Readers' Favorite Five Star Review - Grant Leishman
Reviewed by Grant Leishman for Readers’ Favorite
Review Rating: 5 Stars - Congratulations on your 5-star review!
Love’s Legacy: Viscount Chateaubriand and the Irish Girl by Daniel Fallon is a journey back in time through one man’s family tree in an attempt to prove or disprove a longstanding story within the family. It was always rumored in the author’s family of a familial link to the famous 18th-century French poet, author, and statesman, Viscount Francois-René de Chateaubriand. Stories of the Viscount’s brief sojourn in England, when he was penniless and ill, and his subsequent meeting with the author’s ancestor, the then 14-year-old schoolgirl Mary O’Neill, are explored in this tale. Sources throughout history and within the author’s family have always hinted at a relationship between the Viscount and young Mary that may have resulted in the birth of a child, Thomas. The author, Daniel Fallon, was left some fragments of letters when his father died, written to Daniel’s great-great-grandfather, Thomas Fallon. This sets him off on a journey of discovery to unearth the truth of the mystery. Was he indeed descended from the great author himself, Viscount Francois-René de Chateaubriand, called by many the father of modern French romantic literature?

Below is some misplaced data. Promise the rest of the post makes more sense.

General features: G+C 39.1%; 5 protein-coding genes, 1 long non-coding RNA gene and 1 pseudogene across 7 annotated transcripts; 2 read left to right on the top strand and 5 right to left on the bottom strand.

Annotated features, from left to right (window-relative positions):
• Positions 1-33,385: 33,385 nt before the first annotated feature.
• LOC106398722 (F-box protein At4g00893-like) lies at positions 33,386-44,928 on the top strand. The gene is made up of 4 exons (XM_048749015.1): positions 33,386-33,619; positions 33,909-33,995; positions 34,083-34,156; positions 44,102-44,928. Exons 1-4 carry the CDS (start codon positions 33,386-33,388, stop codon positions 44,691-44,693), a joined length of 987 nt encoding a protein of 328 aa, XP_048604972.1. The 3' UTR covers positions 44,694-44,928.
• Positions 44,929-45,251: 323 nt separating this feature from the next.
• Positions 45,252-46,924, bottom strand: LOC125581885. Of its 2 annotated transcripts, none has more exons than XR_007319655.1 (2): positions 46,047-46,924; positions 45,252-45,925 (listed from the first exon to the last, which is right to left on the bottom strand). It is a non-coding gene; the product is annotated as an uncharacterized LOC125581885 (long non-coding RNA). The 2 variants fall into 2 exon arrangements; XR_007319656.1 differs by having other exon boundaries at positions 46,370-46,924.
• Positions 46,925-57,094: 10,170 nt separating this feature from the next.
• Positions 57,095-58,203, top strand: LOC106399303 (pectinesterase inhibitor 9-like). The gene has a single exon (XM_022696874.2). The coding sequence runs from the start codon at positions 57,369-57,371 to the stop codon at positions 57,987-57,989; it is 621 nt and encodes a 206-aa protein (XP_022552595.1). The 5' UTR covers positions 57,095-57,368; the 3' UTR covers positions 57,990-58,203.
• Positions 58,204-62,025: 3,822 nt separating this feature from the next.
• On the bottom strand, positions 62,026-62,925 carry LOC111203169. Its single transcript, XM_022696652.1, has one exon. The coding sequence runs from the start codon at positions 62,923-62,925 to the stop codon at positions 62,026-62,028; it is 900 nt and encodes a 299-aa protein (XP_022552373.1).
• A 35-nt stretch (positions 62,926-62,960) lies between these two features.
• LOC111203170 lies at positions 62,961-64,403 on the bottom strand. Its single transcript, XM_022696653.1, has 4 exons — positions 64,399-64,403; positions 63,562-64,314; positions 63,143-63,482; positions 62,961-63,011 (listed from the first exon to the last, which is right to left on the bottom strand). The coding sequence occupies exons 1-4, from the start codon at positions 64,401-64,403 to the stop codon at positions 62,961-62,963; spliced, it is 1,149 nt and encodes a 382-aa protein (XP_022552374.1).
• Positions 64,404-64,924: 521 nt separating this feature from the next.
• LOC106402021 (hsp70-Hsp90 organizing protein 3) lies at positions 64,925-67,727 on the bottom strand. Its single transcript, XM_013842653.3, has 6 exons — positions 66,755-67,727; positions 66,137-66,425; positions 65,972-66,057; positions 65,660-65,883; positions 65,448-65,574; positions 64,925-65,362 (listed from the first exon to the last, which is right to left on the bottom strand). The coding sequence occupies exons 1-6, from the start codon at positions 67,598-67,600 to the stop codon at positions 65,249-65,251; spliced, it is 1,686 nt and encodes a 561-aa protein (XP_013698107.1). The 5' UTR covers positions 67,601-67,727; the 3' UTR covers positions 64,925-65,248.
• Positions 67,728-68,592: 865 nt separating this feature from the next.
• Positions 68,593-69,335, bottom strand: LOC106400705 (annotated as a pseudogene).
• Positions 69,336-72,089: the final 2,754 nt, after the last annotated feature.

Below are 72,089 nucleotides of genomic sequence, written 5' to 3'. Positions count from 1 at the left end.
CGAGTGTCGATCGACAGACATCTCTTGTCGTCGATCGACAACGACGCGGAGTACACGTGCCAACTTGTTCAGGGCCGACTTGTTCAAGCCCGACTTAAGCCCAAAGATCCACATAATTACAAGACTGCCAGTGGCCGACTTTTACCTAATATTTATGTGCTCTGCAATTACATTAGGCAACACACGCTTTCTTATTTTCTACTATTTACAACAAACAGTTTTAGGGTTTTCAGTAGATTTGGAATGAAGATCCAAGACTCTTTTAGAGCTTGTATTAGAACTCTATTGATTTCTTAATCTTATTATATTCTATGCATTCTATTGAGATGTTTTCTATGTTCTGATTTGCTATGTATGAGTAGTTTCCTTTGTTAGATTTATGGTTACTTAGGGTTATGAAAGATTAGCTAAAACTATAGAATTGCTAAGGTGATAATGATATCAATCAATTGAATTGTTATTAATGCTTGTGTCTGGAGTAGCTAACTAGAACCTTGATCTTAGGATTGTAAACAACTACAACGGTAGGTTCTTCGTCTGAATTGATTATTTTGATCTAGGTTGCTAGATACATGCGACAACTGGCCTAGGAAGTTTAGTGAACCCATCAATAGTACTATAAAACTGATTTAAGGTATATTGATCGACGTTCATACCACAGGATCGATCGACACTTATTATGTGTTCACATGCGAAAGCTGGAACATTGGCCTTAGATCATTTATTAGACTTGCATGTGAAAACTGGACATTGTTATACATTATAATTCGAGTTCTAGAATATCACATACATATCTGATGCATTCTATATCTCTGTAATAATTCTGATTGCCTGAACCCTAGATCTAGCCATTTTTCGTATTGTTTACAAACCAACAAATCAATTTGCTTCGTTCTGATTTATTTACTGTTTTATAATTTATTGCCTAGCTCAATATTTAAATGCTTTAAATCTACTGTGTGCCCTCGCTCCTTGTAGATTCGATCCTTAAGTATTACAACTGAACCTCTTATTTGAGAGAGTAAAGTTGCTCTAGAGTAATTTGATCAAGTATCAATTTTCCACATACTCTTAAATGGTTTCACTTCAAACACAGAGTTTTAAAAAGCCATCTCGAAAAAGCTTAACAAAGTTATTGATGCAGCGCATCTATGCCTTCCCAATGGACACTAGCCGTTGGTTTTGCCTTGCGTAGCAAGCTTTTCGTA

Love’s Legacy is indeed a true-life mystery tour as author Daniel Fallon seeks evidence of a familial link in the often incomplete records of both France and England. Frequently stymied by the lack of records destroyed by war, the author is dogged and determined to finally prove or disprove the old family tale of a link to the Viscount. Although non-fiction, the author’s ability to weave his narrative like a fictional adventure makes this historical journey incredibly readable and exciting. One could feel through the pages both the author’s elation at finding a scrap of evidence and his frustration at barriers and destroyed documentation that invariably stood in his path. I particularly enjoyed the sections where the author actually visited the sites where Viscount Chateaubriand and young Mary resided in London some two hundred-odd years ago, noting that in many cases these sights and landmarks written about by Chateaubriand still existed. There was very much an air of discovery and excitement in every page that kept me totally enthralled in a story that is, in its essence, a family genealogy. For anyone who thinks history is a dry recitation of facts or that a family narrative could not possibly be exciting or interesting, this book firmly belies those premises. I can highly recommend this read.